[kuh n-sizh-uh n] /kənˈsɪʒ ən/

quality; brevity; terseness.
Archaic. a cutting up or off; mutilation.
the quality of being concise; brevity; terseness

late 14c., “cutting away, mutilation,” also, from 16c., “circumcision,” from Latin concisionem “a separation into divisions,” literally “a cutting up,” noun of action from past participle stem of concidere “to cut up” (see concise). From 18c. it began to be used in the sense of conciseness (q.v.).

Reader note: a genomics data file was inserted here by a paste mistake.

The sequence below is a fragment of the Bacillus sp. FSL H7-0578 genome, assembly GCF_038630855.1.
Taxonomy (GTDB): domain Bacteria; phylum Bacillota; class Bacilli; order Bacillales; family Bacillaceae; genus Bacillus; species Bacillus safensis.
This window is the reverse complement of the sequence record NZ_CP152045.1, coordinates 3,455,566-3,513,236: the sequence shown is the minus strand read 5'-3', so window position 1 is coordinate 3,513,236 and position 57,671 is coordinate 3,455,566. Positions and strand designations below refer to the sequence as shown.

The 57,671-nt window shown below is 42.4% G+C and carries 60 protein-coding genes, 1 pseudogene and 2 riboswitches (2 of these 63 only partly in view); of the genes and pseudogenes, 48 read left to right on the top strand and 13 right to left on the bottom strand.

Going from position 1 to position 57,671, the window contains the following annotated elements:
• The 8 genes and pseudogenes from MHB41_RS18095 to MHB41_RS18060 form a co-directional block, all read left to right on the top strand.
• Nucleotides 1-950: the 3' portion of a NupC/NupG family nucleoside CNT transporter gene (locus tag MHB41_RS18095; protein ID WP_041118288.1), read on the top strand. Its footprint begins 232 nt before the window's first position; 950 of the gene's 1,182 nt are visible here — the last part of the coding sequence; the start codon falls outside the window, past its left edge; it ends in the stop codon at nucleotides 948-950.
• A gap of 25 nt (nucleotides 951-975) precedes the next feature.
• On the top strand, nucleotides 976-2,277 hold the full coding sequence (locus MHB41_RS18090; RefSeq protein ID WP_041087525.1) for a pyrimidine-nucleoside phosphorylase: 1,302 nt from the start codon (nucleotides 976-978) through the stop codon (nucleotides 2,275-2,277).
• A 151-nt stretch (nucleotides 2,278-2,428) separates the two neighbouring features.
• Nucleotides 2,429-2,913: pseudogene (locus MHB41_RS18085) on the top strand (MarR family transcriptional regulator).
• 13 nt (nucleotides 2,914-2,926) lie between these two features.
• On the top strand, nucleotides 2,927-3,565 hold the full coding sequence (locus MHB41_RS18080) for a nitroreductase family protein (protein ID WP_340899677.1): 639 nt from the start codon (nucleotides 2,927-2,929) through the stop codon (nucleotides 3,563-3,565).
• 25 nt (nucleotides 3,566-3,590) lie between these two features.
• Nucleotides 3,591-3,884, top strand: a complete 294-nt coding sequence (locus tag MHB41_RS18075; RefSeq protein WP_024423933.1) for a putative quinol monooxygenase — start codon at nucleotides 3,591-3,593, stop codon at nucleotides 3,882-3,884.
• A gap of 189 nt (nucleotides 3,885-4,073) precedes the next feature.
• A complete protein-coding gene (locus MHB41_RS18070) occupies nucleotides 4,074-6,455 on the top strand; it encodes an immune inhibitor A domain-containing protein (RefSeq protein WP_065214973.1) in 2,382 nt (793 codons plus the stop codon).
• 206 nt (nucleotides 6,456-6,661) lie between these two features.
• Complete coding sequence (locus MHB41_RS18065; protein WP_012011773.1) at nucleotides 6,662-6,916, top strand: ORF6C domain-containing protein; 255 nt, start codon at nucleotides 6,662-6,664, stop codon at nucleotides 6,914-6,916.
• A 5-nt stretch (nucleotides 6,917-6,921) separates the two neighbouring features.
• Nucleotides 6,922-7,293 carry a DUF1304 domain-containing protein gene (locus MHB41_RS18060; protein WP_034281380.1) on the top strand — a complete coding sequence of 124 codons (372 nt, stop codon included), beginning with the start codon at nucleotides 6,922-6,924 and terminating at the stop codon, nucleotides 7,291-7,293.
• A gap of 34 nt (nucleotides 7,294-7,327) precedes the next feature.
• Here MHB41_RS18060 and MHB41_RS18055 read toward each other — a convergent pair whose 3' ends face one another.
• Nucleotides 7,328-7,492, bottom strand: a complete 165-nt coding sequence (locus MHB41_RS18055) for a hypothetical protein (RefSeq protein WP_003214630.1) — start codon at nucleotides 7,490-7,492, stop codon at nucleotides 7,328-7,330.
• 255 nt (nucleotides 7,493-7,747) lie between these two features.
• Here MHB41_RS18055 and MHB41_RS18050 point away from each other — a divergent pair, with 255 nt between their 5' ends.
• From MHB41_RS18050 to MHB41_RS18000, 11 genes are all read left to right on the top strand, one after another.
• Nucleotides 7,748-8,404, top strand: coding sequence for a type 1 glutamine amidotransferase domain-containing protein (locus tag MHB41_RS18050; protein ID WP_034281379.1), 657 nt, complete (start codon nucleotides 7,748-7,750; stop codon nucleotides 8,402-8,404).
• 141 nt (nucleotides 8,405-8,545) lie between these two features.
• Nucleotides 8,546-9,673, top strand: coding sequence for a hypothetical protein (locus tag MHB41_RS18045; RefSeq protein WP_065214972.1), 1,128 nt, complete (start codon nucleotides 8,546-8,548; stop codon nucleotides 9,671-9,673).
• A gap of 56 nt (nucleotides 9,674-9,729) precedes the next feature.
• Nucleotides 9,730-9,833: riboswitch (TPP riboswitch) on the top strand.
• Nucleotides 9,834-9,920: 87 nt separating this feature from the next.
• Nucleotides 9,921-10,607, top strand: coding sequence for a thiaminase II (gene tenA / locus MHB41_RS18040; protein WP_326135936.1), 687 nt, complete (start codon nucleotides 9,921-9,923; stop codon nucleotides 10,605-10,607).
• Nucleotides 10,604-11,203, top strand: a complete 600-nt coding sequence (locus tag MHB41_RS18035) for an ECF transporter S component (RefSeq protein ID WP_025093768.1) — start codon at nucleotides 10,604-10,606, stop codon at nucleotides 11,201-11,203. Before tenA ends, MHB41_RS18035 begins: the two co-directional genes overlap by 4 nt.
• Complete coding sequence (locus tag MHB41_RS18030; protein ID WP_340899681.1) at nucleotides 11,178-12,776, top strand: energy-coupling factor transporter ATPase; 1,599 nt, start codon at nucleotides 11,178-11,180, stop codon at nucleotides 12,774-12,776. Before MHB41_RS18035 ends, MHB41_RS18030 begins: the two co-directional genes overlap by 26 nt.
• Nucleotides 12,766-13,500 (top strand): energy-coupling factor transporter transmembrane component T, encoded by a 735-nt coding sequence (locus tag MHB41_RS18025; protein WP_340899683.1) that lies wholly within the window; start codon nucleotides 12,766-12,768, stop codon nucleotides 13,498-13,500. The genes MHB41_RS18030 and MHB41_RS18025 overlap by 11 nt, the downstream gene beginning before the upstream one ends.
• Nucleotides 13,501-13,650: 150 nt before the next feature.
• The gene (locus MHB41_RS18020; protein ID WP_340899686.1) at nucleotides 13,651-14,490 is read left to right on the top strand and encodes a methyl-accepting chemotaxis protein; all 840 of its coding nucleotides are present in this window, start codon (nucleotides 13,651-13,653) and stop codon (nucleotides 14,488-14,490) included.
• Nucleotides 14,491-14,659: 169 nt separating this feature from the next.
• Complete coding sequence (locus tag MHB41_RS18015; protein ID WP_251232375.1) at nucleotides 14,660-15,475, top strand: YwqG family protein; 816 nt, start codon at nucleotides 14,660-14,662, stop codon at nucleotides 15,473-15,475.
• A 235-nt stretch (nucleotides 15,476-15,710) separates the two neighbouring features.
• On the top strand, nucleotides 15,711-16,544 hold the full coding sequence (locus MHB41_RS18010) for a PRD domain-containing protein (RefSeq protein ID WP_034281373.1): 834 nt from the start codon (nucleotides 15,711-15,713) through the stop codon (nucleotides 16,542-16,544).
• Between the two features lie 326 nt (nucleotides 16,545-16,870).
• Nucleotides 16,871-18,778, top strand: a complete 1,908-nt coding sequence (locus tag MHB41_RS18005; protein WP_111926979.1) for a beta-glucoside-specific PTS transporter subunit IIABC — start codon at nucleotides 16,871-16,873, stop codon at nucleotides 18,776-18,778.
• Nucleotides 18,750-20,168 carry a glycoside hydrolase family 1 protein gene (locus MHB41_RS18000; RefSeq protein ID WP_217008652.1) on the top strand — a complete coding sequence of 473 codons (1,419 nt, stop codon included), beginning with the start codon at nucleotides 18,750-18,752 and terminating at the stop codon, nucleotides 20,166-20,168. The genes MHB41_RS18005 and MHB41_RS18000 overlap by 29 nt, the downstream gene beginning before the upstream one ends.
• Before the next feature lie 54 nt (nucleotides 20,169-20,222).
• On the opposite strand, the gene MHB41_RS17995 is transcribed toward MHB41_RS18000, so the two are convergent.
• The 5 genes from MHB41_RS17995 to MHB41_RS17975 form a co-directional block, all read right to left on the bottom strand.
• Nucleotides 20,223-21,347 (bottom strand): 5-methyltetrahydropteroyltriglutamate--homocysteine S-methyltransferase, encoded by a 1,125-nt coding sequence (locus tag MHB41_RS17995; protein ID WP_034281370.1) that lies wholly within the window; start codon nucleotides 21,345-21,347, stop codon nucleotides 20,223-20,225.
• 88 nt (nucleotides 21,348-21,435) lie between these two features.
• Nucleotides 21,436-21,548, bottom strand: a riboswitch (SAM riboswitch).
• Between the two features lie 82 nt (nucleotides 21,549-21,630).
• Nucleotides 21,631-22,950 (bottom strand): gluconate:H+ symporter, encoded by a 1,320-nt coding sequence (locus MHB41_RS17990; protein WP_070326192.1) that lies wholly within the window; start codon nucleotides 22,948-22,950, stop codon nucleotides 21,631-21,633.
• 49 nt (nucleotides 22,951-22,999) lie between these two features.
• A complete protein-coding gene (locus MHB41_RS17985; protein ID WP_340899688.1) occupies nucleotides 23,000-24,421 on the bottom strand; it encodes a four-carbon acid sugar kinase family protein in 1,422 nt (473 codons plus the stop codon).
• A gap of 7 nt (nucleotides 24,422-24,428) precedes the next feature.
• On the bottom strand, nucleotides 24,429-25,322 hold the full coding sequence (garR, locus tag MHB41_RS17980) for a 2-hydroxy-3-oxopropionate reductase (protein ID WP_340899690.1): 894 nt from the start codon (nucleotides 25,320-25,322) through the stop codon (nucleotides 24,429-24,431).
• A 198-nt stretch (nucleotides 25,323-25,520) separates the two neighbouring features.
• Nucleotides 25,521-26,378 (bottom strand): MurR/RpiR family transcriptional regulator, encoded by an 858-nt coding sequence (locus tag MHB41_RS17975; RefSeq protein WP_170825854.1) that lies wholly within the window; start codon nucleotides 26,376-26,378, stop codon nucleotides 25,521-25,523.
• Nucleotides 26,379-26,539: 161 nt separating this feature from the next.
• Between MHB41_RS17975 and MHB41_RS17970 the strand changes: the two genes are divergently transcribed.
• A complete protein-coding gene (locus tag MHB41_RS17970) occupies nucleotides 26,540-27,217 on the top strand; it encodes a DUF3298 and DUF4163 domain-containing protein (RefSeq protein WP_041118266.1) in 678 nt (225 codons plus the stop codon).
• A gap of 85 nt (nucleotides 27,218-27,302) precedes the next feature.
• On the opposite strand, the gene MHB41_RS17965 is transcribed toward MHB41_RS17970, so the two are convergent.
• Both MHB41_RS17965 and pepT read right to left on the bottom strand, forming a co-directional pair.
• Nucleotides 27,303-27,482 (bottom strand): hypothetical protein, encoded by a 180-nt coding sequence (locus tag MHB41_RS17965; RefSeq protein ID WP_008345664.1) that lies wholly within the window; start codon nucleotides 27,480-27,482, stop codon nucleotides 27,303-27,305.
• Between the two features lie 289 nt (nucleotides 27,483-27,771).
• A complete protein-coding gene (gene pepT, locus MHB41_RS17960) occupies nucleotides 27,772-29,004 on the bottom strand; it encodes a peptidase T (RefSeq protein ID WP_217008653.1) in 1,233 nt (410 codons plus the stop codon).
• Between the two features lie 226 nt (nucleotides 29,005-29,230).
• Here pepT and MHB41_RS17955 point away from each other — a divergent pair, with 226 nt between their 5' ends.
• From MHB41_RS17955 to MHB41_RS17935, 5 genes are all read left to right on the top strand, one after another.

(Gr. katatome; i.e., “mutilation”), a term used by Paul contemptuously of those who were zealots for circumcision (Phil. 3:2). Instead of the warning, “Beware of the circumcision” (peritome) i.e., of the party who pressed on Gentile converts the necessity of still observing that ordinance, he says, “Beware of the concision;” as much as to say, “This circumcision which they vaunt of is in Christ only as the gashings and mutilations of idolatrous heathen.”


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